New ways to explore your academic impact

It seems that today, for a strange series of coincidences, is a good day if you wanted new tools to explore your academic impact.

First, Google/Scholar Citations has finally been opened to all. Everybody can now create a profile on Google/Scholar, to keep track of articles and citations. I like google/scholar because it finds articles and books that are not indexed on scopus, but that are interesting nevertheless. Plus, it is free to use. However, our paper on Recombination Rates has been recently cited in a Nature Genetics paper, and Google/Scholar didn’t find it out.

Second, the finalists for the PLoS/Mendeley binary battle have been selected. Check the list here. The PLoS/Mendeley binary battle is an initiative proposed by these two organizations to encourage the writing of applications that make use the PLoS and the Mendeley APIs, to retrieve information on papers and readers. So, this initiative is originating some very good web applications to explore academic impact or play with citations and papers, and here I will describe some of my favourites.

I like two tools to see the impact of research articles on Internet: Total Impact and Readermeter. They both allow to see how many times your articles are read on Mendeley, cited, referenced on Twitter and Facebook, bookmarked on CiteULike, and much more.  The nice thing about Total Impact is that it also indexes my presentations on slideshare: for example, one of my presentations on Python is actually more popular than any other paper. However, one of our papers is not being recognized correctly, because of a duplicated entry in mendeley. On the other hand, Readermeter allows to see the geographical distribution of readers, and provides more statistics. It would be good if it would be possible to embed one of these two reports in a web page, for example in the About page of a blog, or an academic home page.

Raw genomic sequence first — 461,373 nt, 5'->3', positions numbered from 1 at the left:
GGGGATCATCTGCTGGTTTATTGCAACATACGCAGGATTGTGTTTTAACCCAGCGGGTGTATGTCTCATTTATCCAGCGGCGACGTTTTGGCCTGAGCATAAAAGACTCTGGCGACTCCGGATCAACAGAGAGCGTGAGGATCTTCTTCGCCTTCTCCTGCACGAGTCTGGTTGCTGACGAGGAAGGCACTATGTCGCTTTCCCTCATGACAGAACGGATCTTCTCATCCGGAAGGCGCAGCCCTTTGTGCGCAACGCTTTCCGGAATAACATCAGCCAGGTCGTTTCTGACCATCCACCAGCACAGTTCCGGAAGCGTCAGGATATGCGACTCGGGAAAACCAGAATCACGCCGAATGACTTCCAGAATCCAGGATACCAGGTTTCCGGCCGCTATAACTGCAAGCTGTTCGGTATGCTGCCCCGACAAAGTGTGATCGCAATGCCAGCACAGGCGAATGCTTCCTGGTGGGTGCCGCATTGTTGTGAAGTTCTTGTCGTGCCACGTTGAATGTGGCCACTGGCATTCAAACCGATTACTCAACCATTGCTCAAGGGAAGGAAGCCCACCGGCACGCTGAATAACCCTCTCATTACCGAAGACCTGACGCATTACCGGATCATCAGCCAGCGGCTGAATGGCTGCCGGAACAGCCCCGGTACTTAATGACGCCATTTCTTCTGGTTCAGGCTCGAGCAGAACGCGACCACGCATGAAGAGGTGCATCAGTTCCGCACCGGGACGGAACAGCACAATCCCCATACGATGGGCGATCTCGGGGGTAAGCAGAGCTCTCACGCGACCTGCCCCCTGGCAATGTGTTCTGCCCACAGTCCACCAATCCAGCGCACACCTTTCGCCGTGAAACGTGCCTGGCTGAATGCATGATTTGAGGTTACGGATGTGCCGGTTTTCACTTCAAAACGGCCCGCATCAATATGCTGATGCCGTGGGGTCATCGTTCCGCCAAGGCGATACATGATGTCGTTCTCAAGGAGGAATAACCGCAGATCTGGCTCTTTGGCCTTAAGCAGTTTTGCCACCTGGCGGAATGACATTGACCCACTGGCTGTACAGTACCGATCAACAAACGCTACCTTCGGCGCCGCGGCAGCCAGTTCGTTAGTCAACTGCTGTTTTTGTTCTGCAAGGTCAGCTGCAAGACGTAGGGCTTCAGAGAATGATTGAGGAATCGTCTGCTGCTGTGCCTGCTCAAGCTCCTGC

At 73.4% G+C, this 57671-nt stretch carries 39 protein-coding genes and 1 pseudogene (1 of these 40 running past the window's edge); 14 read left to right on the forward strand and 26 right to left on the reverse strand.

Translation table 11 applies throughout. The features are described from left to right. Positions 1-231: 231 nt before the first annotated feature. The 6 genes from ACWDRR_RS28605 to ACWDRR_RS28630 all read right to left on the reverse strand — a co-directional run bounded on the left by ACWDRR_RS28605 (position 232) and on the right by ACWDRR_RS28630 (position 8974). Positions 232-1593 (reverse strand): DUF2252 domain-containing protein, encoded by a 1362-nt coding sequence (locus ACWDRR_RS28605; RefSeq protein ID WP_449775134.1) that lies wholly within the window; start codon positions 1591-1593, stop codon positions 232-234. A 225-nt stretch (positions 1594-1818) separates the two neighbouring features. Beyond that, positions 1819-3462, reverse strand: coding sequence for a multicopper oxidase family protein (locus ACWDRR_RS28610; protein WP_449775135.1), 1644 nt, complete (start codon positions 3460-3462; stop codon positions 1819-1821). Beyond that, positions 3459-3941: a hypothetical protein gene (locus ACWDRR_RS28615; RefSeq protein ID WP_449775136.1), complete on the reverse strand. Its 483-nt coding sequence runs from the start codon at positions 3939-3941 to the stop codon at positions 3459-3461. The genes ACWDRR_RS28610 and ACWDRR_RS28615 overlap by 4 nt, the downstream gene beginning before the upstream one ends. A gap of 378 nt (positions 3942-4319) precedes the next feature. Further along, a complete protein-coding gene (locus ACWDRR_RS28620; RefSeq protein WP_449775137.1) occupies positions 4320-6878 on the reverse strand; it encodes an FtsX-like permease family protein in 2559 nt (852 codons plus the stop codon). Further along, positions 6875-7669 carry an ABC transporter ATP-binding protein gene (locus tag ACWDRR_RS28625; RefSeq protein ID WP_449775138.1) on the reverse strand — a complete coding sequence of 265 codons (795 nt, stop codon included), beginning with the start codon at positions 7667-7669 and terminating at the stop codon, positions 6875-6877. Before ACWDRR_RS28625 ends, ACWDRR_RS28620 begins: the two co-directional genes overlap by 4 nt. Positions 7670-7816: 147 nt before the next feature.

My TotalImpact report. Click on it to see the full report. Check also my ReaderMeter report if you like.

Another tool I liked is PaperCritic. It is a repository of commentaries on published papers. The idea is not entirely new: PLoS and other journals already allow to comment on papers. Unfortunately not all publishing houses provide this option.. moreover, having a central repository of comments on papers makes them easier to browse and select. I only wonder how much this tool is redundant with ResearchBlogging, and if the commentaries posted on the site are communicated to the authors of the paper even if they are not signed on PaperCritic.

So, these tools provides new ways to play with academic impact indicators, and to see whether our work is effectively useful to anyone.. I’ve played with them this morning, but now I would be better to get back to work, to improve their results :-)

 

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3 Responses to New ways to explore your academic impact

  1. Martin B. says:

    Hi Giovanni,